Gracie Mansion, official residence of the mayor of NYC

In another usual night at the dinner table with my parents, my father had the television on with the October 9th mayoral debate in New York City featuring Republican candidate Joseph Lhota and Independent candidate Adolfo Carrion, Jr. What was interesting, as was noted, is Democratic candidate Bill de Blasio not showing up to the debate and was criticized not only by the candidates, but others in the media as well.

Polls have indicated that Bill de Blasio holds a commanding lead over likely voters with numbers up to 71 percent. Commentators have stated these numbers would suggest de Blasio is comfortable enough not participating in debates when the numbers are in his favor.

But the debate on October 9th made me laugh since all of the commentators, reporters to candidates, had no clue what to do. What made me frustrated is the ignorance of those in the media, as to be expected, on why de Blasio is making such gains and the reality of his appearance in this race. Therefore, I decided to do an analysis over the three major candidates — Lhota, Carrion and de Blasio — while placing into context the situation in New York City.

The election for the next mayor is on November 5th, 2013, therefore I will post up separate analysis for each of the candidates. I will target:

  • Their background
  • Their policies
  • Their significance in this election

Due to college season of midterms, I cannot guarantee each post will be up every Saturday (my ideal date). However, I will have the five-part series up before the November 5th election.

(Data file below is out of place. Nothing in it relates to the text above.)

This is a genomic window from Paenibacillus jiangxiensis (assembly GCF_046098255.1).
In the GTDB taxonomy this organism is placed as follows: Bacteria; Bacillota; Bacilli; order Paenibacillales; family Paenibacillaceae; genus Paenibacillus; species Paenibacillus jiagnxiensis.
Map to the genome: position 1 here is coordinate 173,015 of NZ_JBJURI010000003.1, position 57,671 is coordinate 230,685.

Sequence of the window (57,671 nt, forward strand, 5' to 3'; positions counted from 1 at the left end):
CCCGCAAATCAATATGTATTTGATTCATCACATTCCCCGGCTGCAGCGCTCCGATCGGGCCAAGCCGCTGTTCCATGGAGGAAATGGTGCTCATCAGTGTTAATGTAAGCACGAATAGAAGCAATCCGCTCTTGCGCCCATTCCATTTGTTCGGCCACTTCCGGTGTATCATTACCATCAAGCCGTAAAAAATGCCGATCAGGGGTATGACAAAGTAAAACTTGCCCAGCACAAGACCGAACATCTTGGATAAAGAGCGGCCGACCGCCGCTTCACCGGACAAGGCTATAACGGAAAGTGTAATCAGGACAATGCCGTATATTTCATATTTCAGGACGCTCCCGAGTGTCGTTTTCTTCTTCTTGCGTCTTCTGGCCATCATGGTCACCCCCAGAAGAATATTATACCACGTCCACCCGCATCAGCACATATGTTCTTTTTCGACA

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This comes at a time where the United States has 60% of Americans clamor for a third party because Republicans and Democrats are doing a poor job. Moreover, more than four in 10 Americans state that capitalism is not working “working not too well (26%) or not at all well (16%).” Society is failing and the ruling class is closely examining this in order to come up with a solution to their benefit.

This analysis does not come from a perspective of endorsing any candidate. Indeed, none of the candidates, I can personally say, are ones I would vote for in the election.

However, I will place their role among the factors currently occurring not only in New York City, but across the globe. It is possible to see how this impacts debate in the United States as both parties try to re-establish legitimacy in the public’s eye. It is by far an interesting event and a thorough analysis can help explore not only this author’s view, but those who are curious on the election.

This is not an attempt to play sectarian and I will further discuss that in my analysis. Rather, it stems from a genuine interest on this election and why it is occurring with so many events.

This is much to discuss with these candidates and our future. These are individuals that, from what I saw, get a free pass in the media and are not scrutinized to a point where voters can critically think about the system these people are running in.

The next election follows Mayor Michael “Moneybags” Bloomberg and his problems that he left for the city. Whatever the case may be, the successor will have quite the job to take over.